Anyone played with Planar Transformers? - diyAudio
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Old 23rd December 2005, 07:46 AM   #1
Danko is offline Danko  Hungary
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Default Anyone played with Planar Transformers?

Hi!


I have bought one of this cute transformer in a shop:
http://sziget.mine.nu/~danko/aramkor...l/dscn8130.jpg
http://sziget.mine.nu/~danko/aramkor...l/dscn8133.jpg

It's a planar transformer. Unfortunately, at the shop thew know nothing about this.
Does anyone know something of it? What is the primary:secondary turns ratio?
What is the optimal operating frequency?
Yes, i have goooooogled, but I have found nothing.
On the Payton Group website I couldn't find this trafo.
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Old 23rd December 2005, 03:00 PM   #2
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Unfortunately, I don't think that planar X-formers and transformers in general are so systematically part-numbered and labelled that you can identify one from the markings.

Many surplus parts were custom made for industrial customers, ans specs are not public, and the part number is not an off-the-shelf part.

You'll just have to measure pri/sec inductance with an inductance meter. To determine ratios you'll need to feed a known amplitude sine wave from a waveform generator into one winding and measure the amplitude at all other windings. You know which terminals pair up as windings from DC resistance measurements.

What application are you trying to use this for?

Most planars tend to have relatively few turns (too few for a mains-fed SMPS)
mostly, they are used in telecom (48V) applications, where low-voltage/high currents are used.
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Old 24th December 2005, 11:33 AM   #3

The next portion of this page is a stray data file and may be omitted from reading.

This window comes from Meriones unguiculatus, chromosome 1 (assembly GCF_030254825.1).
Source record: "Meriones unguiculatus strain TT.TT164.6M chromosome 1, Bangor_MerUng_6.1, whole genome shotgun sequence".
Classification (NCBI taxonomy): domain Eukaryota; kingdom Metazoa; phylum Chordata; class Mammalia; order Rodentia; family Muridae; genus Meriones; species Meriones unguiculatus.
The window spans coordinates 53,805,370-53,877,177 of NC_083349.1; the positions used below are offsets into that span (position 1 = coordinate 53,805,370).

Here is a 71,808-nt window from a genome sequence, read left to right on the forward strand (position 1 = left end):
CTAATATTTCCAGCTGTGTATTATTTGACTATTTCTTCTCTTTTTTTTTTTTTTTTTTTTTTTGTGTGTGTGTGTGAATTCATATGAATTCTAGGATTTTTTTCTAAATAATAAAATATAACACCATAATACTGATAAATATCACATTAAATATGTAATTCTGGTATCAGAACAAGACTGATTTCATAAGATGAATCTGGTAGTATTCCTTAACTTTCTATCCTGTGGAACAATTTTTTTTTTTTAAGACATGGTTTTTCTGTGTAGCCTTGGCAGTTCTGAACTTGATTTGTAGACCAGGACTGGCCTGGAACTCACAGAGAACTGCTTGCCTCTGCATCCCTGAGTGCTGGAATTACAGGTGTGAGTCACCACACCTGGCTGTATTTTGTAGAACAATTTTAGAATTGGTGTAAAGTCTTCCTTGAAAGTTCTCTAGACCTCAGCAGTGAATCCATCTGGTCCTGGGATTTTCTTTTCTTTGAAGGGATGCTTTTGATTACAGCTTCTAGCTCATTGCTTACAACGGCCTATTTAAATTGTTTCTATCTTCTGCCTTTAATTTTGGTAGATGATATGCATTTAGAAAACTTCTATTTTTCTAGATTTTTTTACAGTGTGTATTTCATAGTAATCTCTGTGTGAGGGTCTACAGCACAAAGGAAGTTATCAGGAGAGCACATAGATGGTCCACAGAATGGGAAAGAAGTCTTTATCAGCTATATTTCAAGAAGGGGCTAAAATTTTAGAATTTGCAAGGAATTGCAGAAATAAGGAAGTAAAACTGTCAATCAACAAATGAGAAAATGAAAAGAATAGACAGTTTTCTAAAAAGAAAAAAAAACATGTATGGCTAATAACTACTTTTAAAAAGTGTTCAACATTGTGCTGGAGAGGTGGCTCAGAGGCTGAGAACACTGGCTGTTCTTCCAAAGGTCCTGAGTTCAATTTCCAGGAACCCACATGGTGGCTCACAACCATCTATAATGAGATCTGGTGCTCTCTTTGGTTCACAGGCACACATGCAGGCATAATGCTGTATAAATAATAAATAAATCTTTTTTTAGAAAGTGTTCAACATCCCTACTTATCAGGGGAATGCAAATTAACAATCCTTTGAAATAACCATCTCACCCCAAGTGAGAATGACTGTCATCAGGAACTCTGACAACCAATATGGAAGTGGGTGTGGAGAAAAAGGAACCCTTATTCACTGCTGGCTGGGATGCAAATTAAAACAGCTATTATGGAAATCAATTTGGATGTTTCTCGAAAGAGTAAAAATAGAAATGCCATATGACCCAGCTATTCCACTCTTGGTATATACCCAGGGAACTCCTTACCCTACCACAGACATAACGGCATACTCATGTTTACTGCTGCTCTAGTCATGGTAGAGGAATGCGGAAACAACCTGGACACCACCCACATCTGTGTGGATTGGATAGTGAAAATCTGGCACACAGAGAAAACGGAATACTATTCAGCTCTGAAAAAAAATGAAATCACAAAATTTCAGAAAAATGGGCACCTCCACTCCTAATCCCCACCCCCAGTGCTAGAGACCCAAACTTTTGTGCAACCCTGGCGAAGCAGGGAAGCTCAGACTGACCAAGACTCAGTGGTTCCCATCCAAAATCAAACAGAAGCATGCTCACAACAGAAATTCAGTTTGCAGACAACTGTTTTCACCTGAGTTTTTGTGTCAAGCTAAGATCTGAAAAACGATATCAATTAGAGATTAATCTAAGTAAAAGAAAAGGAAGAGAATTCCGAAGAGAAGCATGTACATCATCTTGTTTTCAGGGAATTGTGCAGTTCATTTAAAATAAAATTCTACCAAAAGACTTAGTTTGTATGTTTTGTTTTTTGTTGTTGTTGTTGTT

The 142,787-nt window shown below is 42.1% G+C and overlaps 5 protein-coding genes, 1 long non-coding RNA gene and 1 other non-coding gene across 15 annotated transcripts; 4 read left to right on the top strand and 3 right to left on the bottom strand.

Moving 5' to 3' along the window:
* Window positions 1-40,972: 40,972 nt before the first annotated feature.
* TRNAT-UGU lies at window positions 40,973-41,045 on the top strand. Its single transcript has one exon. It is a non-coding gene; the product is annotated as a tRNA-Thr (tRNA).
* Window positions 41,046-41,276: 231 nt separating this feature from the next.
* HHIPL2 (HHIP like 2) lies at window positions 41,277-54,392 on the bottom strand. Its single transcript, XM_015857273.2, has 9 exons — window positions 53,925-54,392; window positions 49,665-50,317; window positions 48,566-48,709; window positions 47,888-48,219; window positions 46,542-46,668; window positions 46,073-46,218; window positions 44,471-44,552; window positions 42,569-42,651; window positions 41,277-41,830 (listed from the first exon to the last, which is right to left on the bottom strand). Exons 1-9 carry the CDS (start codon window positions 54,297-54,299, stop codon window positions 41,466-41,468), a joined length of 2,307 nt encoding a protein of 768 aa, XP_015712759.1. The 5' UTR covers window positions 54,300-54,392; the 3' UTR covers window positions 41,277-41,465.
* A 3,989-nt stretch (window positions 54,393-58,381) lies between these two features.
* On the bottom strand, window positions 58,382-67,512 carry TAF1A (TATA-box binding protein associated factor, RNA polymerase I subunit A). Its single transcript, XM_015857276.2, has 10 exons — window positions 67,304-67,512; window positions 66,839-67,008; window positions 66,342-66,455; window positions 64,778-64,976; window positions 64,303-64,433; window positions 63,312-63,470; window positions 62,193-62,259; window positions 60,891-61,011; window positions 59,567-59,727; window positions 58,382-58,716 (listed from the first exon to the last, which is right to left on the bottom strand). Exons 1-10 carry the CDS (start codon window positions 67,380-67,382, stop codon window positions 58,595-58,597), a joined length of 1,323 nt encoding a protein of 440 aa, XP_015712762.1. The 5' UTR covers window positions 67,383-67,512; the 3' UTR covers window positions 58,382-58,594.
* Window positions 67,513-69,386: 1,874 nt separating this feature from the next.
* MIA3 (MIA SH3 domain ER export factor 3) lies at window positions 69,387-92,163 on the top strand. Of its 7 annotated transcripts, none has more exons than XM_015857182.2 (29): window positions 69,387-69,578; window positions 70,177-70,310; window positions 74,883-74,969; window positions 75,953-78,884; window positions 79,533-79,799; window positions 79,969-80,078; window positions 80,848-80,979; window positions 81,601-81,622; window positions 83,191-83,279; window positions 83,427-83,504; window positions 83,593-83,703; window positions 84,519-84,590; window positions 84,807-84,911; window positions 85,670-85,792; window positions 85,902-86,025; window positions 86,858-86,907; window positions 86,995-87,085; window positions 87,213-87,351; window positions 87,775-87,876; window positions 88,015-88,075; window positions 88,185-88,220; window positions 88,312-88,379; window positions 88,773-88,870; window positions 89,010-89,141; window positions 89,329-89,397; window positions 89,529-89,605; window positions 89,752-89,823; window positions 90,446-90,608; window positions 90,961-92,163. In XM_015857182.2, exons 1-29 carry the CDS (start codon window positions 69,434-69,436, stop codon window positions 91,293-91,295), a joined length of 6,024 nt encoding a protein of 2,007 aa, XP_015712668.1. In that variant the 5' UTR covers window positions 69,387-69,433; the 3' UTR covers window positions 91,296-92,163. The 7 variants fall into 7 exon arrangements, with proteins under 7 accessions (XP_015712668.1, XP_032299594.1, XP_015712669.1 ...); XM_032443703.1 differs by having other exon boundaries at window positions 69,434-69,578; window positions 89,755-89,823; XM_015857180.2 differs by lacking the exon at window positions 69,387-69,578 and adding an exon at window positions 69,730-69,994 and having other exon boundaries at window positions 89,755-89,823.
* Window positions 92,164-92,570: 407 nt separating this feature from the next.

Danko is offline Danko  Hungary
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DC resistance measuring is quite difficult, becouse there are 1 and 2 turns from very heavy copper. Only a few milliOhm.

I hope I can play with this cute X-former, in a push-pull car-SMPS, from 12V

Thanks, Joseph!!
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Old 25th December 2005, 01:11 AM   #4
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You don't worry about the milliohms.
You just use the ohmmeter to know which terminals lead to the same winding, so that THEN, you know between which terminals to measure inductance, voltage, etc.

I guess 12V car applicatins are a possibility...
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Old 25th December 2005, 08:29 AM   #5
AndrewT is online now AndrewT  Scotland
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Hi,
is it air cored? or is there some ferrite in there?

Certainly only suitable for higher frequency.
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Old 25th December 2005, 08:44 AM   #6
Danko is offline Danko  Hungary
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Yes' it's air cooled. But on the top of the core, tehere's a 2x3cm totally flat area. Ideal, to mount some heatsink on it. :-)
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Old 25th December 2005, 02:20 PM   #7
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It is ferrite cored, not air cored.

In the pictures, what do you think is that big dark rectangular thing in the middle?
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Old 25th December 2005, 03:41 PM   #8
Danko is offline Danko  Hungary
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Oh, you wrote CORED. I read COOLED.

Sorry :-)

The core area is 126mm^2 (6x21mm)
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